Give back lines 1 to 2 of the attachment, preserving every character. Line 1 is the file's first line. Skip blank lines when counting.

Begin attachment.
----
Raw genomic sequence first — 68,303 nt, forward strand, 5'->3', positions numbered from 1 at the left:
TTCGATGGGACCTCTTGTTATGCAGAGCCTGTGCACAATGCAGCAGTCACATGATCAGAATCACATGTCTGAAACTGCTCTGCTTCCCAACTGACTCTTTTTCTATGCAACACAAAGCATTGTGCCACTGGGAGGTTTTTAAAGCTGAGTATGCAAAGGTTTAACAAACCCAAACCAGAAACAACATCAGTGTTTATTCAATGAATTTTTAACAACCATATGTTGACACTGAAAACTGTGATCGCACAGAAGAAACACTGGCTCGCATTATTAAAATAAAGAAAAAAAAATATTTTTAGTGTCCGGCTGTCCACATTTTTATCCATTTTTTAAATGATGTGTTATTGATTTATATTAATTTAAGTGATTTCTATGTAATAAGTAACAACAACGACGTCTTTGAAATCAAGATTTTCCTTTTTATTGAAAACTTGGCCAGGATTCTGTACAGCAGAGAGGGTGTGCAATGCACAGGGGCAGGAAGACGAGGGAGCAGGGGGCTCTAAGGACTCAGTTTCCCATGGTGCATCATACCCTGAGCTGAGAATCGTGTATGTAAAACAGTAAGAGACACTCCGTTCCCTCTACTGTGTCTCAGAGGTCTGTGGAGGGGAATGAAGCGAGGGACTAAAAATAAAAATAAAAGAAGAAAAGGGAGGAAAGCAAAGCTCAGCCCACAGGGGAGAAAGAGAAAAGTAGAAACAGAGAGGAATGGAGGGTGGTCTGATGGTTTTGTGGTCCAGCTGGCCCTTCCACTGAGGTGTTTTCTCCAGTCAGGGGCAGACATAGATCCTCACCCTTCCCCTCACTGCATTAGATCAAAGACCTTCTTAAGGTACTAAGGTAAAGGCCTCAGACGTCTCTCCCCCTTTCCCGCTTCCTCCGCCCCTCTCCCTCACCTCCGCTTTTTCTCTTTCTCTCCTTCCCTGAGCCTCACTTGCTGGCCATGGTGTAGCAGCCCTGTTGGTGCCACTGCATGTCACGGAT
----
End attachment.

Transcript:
Raw genomic sequence first — 68,303 nt, forward strand, 5'->3', positions numbered from 1 at the left:
TTCGATGGGACCTCTTGTTATGCAGAGCCTGTGCACAATGCAGCAGTCACATGATCAGAATCACATGTCTGAAACTGCTCTGCTTCCCAACTGACTCTTTTTCTATGCAACACAAAGCATTGTGCCACTGGGAGGTTTTTAAAGCTGAGTATGCAAAGGTTTAACAAACCCAAACCAGAAACAACATCAGTGTTTATTCAATGAATTTTTAACAACCATATGTTGACACTGAAAACTGTGATCGCACAGAAGAAACACTGGCTCGCATTATTAAAATAAAGAAAAAAAAATATTTTTAGTGTCCGGCTGTCCACATTTTTATCCATTTTTTAAATGATGTGTTATTGATTTATATTAATTTAAGTGATTTCTATGTAATAAGTAACAACAACGACGTCTTTGAAATCAAGATTTTCCTTTTTATTGAAAACTTGGCCAGGATTCTGTACAGCAGAGAGGGTGTGCAATGCACAGGGGCAGGAAGACGAGGGAGCAGGGGGCTCTAAGGACTCAGTTTCCCATGGTGCATCATACCCTGAGCTGAGAATCGTGTATGTAAAACAGTAAGAGACACTCCGTTCCCTCTACTGTGTCTCAGAGGTCTGTGGAGGGGAATGAAGCGAGGGACTAAAAATAAAAATAAAAGAAGAAAAGGGAGGAAAGCAAAGCTCAGCCCACAGGGGAGAAAGAGAAAAGTAGAAACAGAGAGGAATGGAGGGTGGTCTGATGGTTTTGTGGTCCAGCTGGCCCTTCCACTGAGGTGTTTTCTCCAGTCAGGGGCAGACATAGATCCTCACCCTTCCCCTCACTGCATTAGATCAAAGACCTTCTTAAGGTACTAAGGTAAAGGCCTCAGACGTCTCTCCCCCTTTCCCGCTTCCTCCGCCCCTCTCCCTCACCTCCGCTTTTTCTCTTTCTCTCCTTCCCTGAGCCTCACTTGCTGGCCATGGTGTAGCAGCCCTGTTGGTGCCACTGCATGTCACGGAT